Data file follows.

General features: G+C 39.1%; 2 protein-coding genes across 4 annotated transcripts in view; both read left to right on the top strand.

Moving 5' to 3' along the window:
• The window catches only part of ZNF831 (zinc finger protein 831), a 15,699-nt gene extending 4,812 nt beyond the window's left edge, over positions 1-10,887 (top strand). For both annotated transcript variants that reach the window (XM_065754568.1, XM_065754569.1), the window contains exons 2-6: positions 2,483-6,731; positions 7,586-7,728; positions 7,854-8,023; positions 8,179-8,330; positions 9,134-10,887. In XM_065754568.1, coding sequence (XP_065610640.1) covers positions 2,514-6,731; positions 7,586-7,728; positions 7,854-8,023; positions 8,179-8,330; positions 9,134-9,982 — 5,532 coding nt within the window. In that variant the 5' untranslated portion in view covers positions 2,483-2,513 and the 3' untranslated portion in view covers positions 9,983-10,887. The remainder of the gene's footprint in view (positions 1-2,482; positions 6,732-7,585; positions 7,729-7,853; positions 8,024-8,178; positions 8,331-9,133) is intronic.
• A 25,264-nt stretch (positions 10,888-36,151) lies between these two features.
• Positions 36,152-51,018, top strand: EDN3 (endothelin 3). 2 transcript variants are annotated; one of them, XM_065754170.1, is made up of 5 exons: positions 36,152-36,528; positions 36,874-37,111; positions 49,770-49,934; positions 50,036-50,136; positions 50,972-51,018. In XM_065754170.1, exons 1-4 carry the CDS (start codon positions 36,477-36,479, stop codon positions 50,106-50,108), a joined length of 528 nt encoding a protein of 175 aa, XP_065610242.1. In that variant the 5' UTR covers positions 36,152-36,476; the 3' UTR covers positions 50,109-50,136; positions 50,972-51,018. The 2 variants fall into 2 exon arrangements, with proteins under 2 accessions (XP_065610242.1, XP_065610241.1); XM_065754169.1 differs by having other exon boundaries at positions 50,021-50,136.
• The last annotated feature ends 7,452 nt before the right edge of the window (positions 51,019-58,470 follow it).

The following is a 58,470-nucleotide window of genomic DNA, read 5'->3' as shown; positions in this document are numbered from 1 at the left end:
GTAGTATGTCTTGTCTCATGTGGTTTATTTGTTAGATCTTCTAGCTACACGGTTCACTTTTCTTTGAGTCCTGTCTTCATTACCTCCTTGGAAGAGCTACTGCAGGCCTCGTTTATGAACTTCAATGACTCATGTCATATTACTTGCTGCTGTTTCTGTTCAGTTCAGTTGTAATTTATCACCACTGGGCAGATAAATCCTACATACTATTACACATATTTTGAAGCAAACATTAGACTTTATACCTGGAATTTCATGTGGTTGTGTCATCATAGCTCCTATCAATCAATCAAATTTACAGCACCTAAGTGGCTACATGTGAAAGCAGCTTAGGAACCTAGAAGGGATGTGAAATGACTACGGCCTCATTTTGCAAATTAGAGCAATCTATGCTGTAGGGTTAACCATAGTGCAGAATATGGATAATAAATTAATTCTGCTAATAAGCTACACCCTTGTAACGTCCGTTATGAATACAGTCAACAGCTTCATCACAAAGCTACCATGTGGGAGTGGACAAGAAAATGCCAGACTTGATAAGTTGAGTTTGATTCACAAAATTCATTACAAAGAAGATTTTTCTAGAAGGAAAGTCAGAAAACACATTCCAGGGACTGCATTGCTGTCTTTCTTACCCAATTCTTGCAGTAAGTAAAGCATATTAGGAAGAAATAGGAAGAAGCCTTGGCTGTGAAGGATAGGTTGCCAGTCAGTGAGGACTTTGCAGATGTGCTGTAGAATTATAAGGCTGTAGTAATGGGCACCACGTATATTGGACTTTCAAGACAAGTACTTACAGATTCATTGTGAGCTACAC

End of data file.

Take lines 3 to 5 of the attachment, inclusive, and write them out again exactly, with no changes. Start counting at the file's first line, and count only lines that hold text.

• The window catches only part of ZNF831 (zinc finger protein 831), a 15,699-nt gene extending 4,812 nt beyond the window's left edge, over positions 1-10,887 (top strand). For both annotated transcript variants that reach the window (XM_065754568.1, XM_065754569.1), the window contains exons 2-6: positions 2,483-6,731; positions 7,586-7,728; positions 7,854-8,023; positions 8,179-8,330; positions 9,134-10,887. In XM_065754568.1, coding sequence (XP_065610640.1) covers positions 2,514-6,731; positions 7,586-7,728; positions 7,854-8,023; positions 8,179-8,330; positions 9,134-9,982 — 5,532 coding nt within the window. In that variant the 5' untranslated portion in view covers positions 2,483-2,513 and the 3' untranslated portion in view covers positions 9,983-10,887. The remainder of the gene's footprint in view (positions 1-2,482; positions 6,732-7,585; positions 7,729-7,853; positions 8,024-8,178; positions 8,331-9,133) is intronic.
• A 25,264-nt stretch (positions 10,888-36,151) lies between these two features.
• Positions 36,152-51,018, top strand: EDN3 (endothelin 3). 2 transcript variants are annotated; one of them, XM_065754170.1, is made up of 5 exons: positions 36,152-36,528; positions 36,874-37,111; positions 49,770-49,934; positions 50,036-50,136; positions 50,972-51,018. In XM_065754170.1, exons 1-4 carry the CDS (start codon positions 36,477-36,479, stop codon positions 50,106-50,108), a joined length of 528 nt encoding a protein of 175 aa, XP_065610242.1. In that variant the 5' UTR covers positions 36,152-36,476; the 3' UTR covers positions 50,109-50,136; positions 50,972-51,018. The 2 variants fall into 2 exon arrangements, with proteins under 2 accessions (XP_065610242.1, XP_065610241.1); XM_065754169.1 differs by having other exon boundaries at positions 50,021-50,136.